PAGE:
Get Your Federal Tax Credits Before It Is To Late

The Department of Energy released a reminder this week to cash in on the Extended Federal Tax Credits for Energy Efficiency.   Be sure to remind your customers of these tax credits as they will expire at the end of the year.   Here is the tax credit reminder from the DOE.

Department of Energy

 

December is just around the corner, and so is the expiration for some of the Extended Federal Tax Credits for Energy Efficiency. In fact, December 31, 2013, will be the last day you can use the following tax credit to make your home more energy efficient—and save yourself some hard-earned cash by reducing your monthly energy costs this winter.

With colder temperatures on the horizon, this deadline provides the perfect impetus for homeowners to upgrade their heating, insulation, doors, and windows. Or, why not invest in a biomass stove for safe-burning heat with lower fuel costs? The tax savings on these new products could be a great way to start the holiday season, readying you and your family for battling blistering cold and snow.

For the full list that applies to this expiring tax credit, read on. If you purchased certain energy-efficient products during 2012 or 2013, you could be eligible to receive a tax credit for 10% of the cost up to $500, or a specific amount from $50-$300 for the six following product categories.

 

- Biomass stoves

-HVAC systems

-Insulation

-Roofing (metal & asphalt)

-Water heaters (non-solar)

-Windows and doors.

 

The products above must be installed in an existing home or your principal residence on or before December 31, 2013.
Fortunately, that’s not all. Despite the expiring tax credit above, consumers can still apply for the following tax credits for the next three years. The product categories listed below are eligible for a tax credit of 30% of the cost with no upper limit until December 31, 2016.

 

-Geothermal heat pumps

-Small wind turbines (residential)

-Solar energy systems.

 

This tax credit can be used on eligible products installed in new or existing homes, and a principal residence or second home would both qualify (but not rentals).

 

Finally, you may receive a tax credit for 30% of the cost, up to $500 per .5 KW of power, for residential fuel cell and microturbine systems through December 31, 2016. These can be used on new or existing homes, but only a principal residence. Second homes and rentals do not qualify.

 

To receive these tax credits, you will need to submit the 5695 form with your 2013 taxes. To learn more information about specific requirements for each product, as well as information on applying for these tax credits, visit ENERGY STAR®. And be sure to check out our Savings page for federal and state-specific tax credits and rebates.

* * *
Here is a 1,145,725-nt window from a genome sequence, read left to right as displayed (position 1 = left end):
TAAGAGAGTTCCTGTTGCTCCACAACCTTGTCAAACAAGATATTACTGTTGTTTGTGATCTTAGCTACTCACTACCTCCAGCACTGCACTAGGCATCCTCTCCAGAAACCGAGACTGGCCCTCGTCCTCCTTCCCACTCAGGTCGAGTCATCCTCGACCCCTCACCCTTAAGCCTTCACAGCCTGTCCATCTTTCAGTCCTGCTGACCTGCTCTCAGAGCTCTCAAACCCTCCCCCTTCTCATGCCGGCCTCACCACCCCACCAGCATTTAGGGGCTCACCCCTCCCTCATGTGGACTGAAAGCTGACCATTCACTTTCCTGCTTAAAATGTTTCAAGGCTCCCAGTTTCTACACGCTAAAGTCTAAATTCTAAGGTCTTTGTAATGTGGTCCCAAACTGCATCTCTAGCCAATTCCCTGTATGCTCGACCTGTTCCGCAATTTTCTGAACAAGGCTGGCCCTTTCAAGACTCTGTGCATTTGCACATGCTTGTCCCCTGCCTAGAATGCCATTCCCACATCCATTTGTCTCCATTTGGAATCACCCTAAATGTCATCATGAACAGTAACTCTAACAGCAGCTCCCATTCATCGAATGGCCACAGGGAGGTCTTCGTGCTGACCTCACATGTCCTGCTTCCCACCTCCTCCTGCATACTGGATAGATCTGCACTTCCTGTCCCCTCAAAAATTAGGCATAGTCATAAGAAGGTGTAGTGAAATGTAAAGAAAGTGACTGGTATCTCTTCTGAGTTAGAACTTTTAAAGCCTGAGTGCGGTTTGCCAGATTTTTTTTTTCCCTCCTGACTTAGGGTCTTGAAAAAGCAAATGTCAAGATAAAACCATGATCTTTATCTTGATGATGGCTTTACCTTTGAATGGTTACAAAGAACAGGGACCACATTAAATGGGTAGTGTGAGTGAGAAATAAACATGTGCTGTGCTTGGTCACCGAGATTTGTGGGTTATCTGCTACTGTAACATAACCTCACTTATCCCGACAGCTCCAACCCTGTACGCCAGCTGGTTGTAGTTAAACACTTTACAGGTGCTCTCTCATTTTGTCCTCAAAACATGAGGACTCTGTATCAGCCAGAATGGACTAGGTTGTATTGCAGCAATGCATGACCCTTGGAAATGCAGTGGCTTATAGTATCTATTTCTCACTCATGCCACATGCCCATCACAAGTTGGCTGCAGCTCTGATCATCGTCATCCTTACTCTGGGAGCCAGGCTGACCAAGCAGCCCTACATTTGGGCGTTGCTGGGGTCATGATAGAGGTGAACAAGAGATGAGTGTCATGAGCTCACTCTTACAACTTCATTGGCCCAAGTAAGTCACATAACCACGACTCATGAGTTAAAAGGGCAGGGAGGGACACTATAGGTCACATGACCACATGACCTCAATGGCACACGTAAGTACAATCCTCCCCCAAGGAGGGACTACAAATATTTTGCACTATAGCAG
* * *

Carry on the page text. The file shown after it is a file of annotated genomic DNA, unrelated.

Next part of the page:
The Many Uses of Metal Building Insulation

 

While its name may lead you to believe it’s only for insulating metal buildings, the uses of laminated or unfaced fiberglass metal building insulation are limitless!

 

Metal building insulation is most commonly used by steel erectors while the steel building is being put up.  The erector will typically run a 4’ or 6’ roll of white faced insulation over the roof of a metal building.  The erector will start at the building’s eave and work towards the ridge and then work back down to the other eave.  The insulation is sandwiched in place between the roof purlin and roof sheeting.  The same method can be applied to the walls.  A 4’ or 6’ insulation is typically hung from the eave down to the floor and then held in place by a friction fit between the wall girt and wall panel. The 4’ and 6’ rolls provide for labor savings and make metal building insulation a cost effective method for insulating a steel building

 

An insulation contractor can use these faced rolls to retrofit an old metal building where the standard 2” white vinyl used in days past is no longer sufficient for comfort. Or the contractor could use metal building insulation for a sub floor with non-standard framing such as a floor with 48” on center framing members.  A contractor could also insulate a tilt wall or pre-cast concrete building with this insulation. In some areas, one could even use metal building insulation in a curtain wall application, though it’s best to check your local building codes for approved applications
An HVAC contractor can use FSK faced rolls of metal building insulation to wrap ducts, keeping conditioned air cool as it runs through the ducts.

 

A BPI specialist can wrap an older water heater with metal building insulation, or can improve the comfort of one’s home by insulating an often overlooked knee-wall in a residential attic.
Even the homeowner can get involved with metal building insulation, unrolling it over existing insulation in their attic to give them some additional R Value.

 

The next time your insulation needs require some outside of the box thinking, consider metal building insulation from Service Partners.

 

~ Chris Melhus

Service Partners Supply